It didn't get any easier when she arrived at the audition to perform for a lineup of Broadway royalty that included playwright Neil Simon, composer Cy Coleman, and director Walter Bobbie. As soon as she reached the floor, she could hear the voice of another aspiring Charity.
''I stepped back in the elevator and pressed 'down,' " Applegate recalls. ''I literally walked out into the street and said, 'What am I doing here?' The girl is such a good singer. I'm crap.
''And then that little voice that always keeps me going said, 'You have to do it. Whether you fail or succeed, it doesn't matter. You wanted to do this your whole life. So you're here. You've got your heels on. You've stretched. Go do it.' So I went back up."
That mix of pluck and vulnerability, world-weariness and wide-eyed optimism, has made Charity Hope Valentine special, even in the Federico Fellini film ''Nights of Cabiria," from which the character, a dance-hall hostess looking for love, was derived.
It's a spirit exemplified in the ''Sweet Charity" movie by MacLaine's showstopping performance of ''If My Friends Could See Me Now."
''They'd never believe it," the lyric goes--a lyric that now belongs to Applegate as the show continues its pre-Broadway run with a 10-day engagement starting Friday at the Colonial Theatre.
In hiring Applegate, producers Barry and Fran Weissler knew the 33-year-old actress could provide the pop cultural cachet to get a revival off the ground. A decade as Kelly Bundy on TV's ''Married . . . With Children" and her recent film role in ''Anchorman: The Legend of Ron Burgundy" has left her famous, with websites detailing her religious preference and bra size and even offering an ongoing, second-by-second countdown to her birthday, Nov. 25.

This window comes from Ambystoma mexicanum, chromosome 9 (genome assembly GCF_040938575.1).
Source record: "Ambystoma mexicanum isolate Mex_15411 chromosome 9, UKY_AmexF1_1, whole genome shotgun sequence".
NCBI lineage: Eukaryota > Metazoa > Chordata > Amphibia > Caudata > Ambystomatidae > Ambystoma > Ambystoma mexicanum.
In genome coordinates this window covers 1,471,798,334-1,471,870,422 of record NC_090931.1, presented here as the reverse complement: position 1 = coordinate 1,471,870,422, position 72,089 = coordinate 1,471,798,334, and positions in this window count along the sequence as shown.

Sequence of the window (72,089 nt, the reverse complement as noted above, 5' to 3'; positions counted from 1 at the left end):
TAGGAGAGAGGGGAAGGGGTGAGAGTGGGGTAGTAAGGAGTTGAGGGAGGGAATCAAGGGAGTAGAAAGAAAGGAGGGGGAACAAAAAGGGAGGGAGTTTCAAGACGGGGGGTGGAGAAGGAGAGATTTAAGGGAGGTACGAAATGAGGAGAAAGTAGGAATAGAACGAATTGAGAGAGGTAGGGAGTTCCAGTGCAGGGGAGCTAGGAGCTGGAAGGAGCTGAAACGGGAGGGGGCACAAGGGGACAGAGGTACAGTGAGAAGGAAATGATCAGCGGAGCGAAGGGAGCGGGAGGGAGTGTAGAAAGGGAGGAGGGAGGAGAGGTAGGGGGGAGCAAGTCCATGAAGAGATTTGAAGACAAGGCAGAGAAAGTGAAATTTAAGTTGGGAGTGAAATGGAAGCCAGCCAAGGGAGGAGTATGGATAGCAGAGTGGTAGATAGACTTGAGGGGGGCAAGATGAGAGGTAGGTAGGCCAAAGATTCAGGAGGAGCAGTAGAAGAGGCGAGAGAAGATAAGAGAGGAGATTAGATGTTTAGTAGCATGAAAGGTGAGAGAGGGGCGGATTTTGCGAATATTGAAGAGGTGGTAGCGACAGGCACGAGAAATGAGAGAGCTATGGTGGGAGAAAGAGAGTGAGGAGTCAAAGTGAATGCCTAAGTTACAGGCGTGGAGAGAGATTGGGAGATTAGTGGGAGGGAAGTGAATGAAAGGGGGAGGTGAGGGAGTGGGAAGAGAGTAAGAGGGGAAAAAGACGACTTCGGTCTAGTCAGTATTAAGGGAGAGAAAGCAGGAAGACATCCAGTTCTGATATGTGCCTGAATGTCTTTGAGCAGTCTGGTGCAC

Her stage career, though, has been limited to guest spots with the West Hollywood burlesque act, the Pussycat Dolls, whose roster has also included Christina Aguilera and Gwen Stefani. The Dolls did ''Big Spender," a ''Sweet Charity" signature tune, but with Carmen Electra taking the lead.
Though Applegate graced the cover of Maxim as a Doll, her dancing skills went largely unnoticed.
Director Bobbie compared her with Bebe Neuwirth, who became famous on ''Cheers" but won a Tony in ''Chicago" four years after the sitcom went off the air.
''Most people thought Bebe Neuwirth was that woman in a gray suit sitting on the end of a bar with no sense of humor," he said. ''When she got out there and danced, it was a revelation. And that's what happened with Christina."
Applegate had tried out for the film of ''Chicago" but decided not to audition for the long-running stage version because, if she did Broadway, she wanted to originate a production. ''Charity" was hard to resist. A self-described Fosse fanatic, Applegate has seen the film several times. She loves Coleman's jazzy score, and Simon's script.
Tony Lipp, one of Applegate's agents at Creative Artists Agency, also encouraged her, even if the gig put her film career, thriving thanks to ''Anchorman," on hold for more than a year.
''When you look at roles that women get to play these days, there is a limited quantity of great, juicy parts," says Lipp. ''This opportunity made sense. She carries the entire show."
For Applegate, Charity is more than another role.
''She's so hopeful and trusting and loving and giving all of herself to every moment," the actress says. ''She's the most heartbreaking character I've ever played."
It's a part made famous by Gwen Verdon and MacLaine in the 1960s, and revived by Debbie Allen in 1986. But the Weisslers struggled as they cast the revival. A succession of name actresses--Jenna Elfman, Marisa Tomei, and Jane Krakowski--signed on to star before, one by one, dropping out.